List below is that of the 105 endorsements to date, to be updated as additional endorsements continue to come in.

  1. 021 Cape Town
  2. 360 Degrees Environmental Movement
  3. Academic and Staff
  4. Academics for Free Education
  5. ActionAid South Africa
  6. Active Citizens Movement
  7. African Centre for Biodiversity
  8. African Water Commons Collective
  9. AIDS Foundation of South Africa
  10. AIDS Free Living
  11. Alternative Information and Development Centre (AIDC)
  12. Amcare
  13. Ashes to Purpose
  14. Assembly of the Unemployed
  15. ASSITEJ South Africa
  16. Auwal Socio-economic Research Institute
  17. Black Sash;
  18. Bench Marks Foundation
  19. Bertha’s Cape Town
  20. Bonteheuwel Development Forum
  21. Centre for Applied Legal Studies
  22. Centre for Faith and Community, University of Pretoria
  23. Centre for Social Change, University of Johannesburg
  24. Centre for the Study of Violence and Reconciliation
  25. Changemakers
  26. Civic Action for Public Participation
  27. Community Development Foundation, Western Cape
  28. Community Development Foundation, Western Cape
  29. Community Healing Network
  30. Corruption Watch
  31. Denis Hurley Centre
  32. Development Works
  33. Documentary Filmmakers Association
  34. Economic Justice Network of
  35. Equal Education
  36. Extinction Rebellion South Africa
  37. Fellowship of Christian Councils in Southern Africa
  38. Gender Equity Unit, University of the Western Cape
  39. Grace Family Church
  40. Gun Free South Africa
  41. HealthEnabled
  42. Heinrich Böll Foundation Cape Town Office
  43. Housing Assembly
  44. Inclusive and Affirming Ministries
  45. Inequality Alliance South Africa
  46. Initiative for Community Advancement
  47. Institute for Economic Justice
  48. Institute for Economic Research on Innovation, Tshwane University of Technology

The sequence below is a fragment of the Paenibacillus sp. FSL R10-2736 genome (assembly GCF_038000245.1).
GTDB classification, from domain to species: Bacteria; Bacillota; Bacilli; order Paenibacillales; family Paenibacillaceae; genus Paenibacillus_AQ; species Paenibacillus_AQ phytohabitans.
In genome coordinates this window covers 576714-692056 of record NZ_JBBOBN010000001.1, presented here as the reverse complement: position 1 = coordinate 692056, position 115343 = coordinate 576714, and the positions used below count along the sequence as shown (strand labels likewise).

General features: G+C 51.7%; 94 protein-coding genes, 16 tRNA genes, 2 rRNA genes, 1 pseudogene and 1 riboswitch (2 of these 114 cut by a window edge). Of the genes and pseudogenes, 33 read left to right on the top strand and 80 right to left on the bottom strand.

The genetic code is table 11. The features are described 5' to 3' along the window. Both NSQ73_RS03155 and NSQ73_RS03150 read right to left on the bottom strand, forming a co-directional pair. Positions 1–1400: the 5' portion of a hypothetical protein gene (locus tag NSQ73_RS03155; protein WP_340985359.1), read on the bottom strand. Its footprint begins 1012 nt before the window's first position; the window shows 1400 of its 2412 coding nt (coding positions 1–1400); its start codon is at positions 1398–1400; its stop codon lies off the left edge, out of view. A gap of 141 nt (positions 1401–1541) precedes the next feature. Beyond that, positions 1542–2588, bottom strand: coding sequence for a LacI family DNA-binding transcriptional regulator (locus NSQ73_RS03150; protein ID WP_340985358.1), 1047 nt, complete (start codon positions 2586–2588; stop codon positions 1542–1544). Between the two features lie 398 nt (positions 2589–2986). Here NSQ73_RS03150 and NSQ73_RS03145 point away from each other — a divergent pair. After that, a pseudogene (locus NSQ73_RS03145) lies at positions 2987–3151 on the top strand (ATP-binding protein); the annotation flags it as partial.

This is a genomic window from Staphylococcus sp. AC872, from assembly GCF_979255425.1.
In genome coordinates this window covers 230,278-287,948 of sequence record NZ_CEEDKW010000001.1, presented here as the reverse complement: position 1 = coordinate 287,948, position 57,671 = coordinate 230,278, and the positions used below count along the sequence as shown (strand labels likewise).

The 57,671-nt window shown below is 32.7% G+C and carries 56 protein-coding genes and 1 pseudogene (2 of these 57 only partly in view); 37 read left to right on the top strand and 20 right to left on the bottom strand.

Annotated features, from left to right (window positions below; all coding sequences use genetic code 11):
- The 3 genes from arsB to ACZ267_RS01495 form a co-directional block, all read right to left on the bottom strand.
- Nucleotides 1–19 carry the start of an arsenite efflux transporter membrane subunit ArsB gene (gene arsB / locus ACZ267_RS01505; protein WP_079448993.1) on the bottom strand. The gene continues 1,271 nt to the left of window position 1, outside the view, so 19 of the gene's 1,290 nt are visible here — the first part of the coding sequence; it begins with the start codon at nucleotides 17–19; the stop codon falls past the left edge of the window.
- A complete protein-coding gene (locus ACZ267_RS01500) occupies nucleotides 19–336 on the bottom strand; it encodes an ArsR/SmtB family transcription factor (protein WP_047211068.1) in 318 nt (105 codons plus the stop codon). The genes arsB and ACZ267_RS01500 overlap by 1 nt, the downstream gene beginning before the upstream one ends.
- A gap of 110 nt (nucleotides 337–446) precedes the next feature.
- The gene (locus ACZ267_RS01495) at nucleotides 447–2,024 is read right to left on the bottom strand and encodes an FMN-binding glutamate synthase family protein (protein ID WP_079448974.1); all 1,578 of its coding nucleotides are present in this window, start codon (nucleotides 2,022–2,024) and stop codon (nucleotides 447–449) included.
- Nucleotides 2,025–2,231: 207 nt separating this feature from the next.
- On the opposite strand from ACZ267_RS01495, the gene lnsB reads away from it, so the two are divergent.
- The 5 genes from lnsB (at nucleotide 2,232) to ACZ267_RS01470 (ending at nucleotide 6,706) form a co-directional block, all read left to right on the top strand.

49. Isandla Institute
  50. Ithuba Lethu Recycling Cooperative
  51. Just Associates (JASS) Southern Africa
  52. Keep Left
  53. Khethimpilo
  54. Lawyers for Human Rights
  55. Liminability
  56. Makause Community Development Forum
  57. Marikana Youth Movement
  58. Medecins Sans Frontières
  59. Middleburg Environmental Justice Network
  60. Mining Affected Communities United in Action
  61. My Vote Counts
  62. Natural Justice
  63. National Union of Care Workers of SA (NUCWOSA)
  64. Ndifuna Ukwazi
  65. New World Foundation
  66. Observatory Civic Association
  67. One Voice for All Hawkers
  68. Open Secrets
  69. Open Society Foundation South Africa
  70. Palestine Solidarity Campaign, Gauteng
  71. People’s Health Movement South Africa
  72. Popular Education Programme
  73. Public Affairs Research Institute
  74. Public Service Accountability Monitor
  75. Public Services International
  76. Refugee Social Services
  77. Rehana Khan Parker and Associates
  78. Rural Health Advocacy Project
  79. SA Domestic Services and Allied Workers Union
  80. SA Lawyers for Change
  81. Salt River Heritage Society
  82. Sex Workers Education and Advocacy Taskforce (SWEAT)
  83. Sexual and Reproductive Justice Coalition
  84. Sharp# movement for ecosocialism
  85. Social Justice Advocacy Campaign
  86. Social Justice Coalition
  87. Social Law Project, University of the Western Cape
  88. Society Work and Politics Institute, University of the Witwatersrand
  89. Sonke Gender Justice
  90. South Africa Mining Affected Communities
  91. South African Federation of Trade Unions (SAFTU)
  92. South African Green Revolutionary Council
  93. South African Green Revolutionary Council
  94. South African Jews for a Just Peace
  95. Southern African Faith Communities Environment Institute
  96. Support Programme for Industrial Innovation
  97. Surplus People’s Project
  98. The Climate Justice Charter
  99. The Commercial, Stevedoring, Agricultural and Allied Workers Union (CSAAWU)
  100. The Cooperative and Policy Alternative Centre
  101. The Independent Producers Organisation
  102. The Institute for the Healing of Memories
  103. The Interim People’s Library
  104. The Mbegu Platform
  105. The South African Food Sovereignty Campaign
  106. Treasured Gems Cancer Support
  107. Treatment Action Campaign
  108. Triangle Project
  109. Tshisimani Centre for Activist Education
  110. Tshwane Leadership Foundation
  111. Westdene Sophiatown Residents Association
  112. Women in Informal Employment Globalising and Organising
  113. Workers World Media Collective
  114. Woza Women in Leadership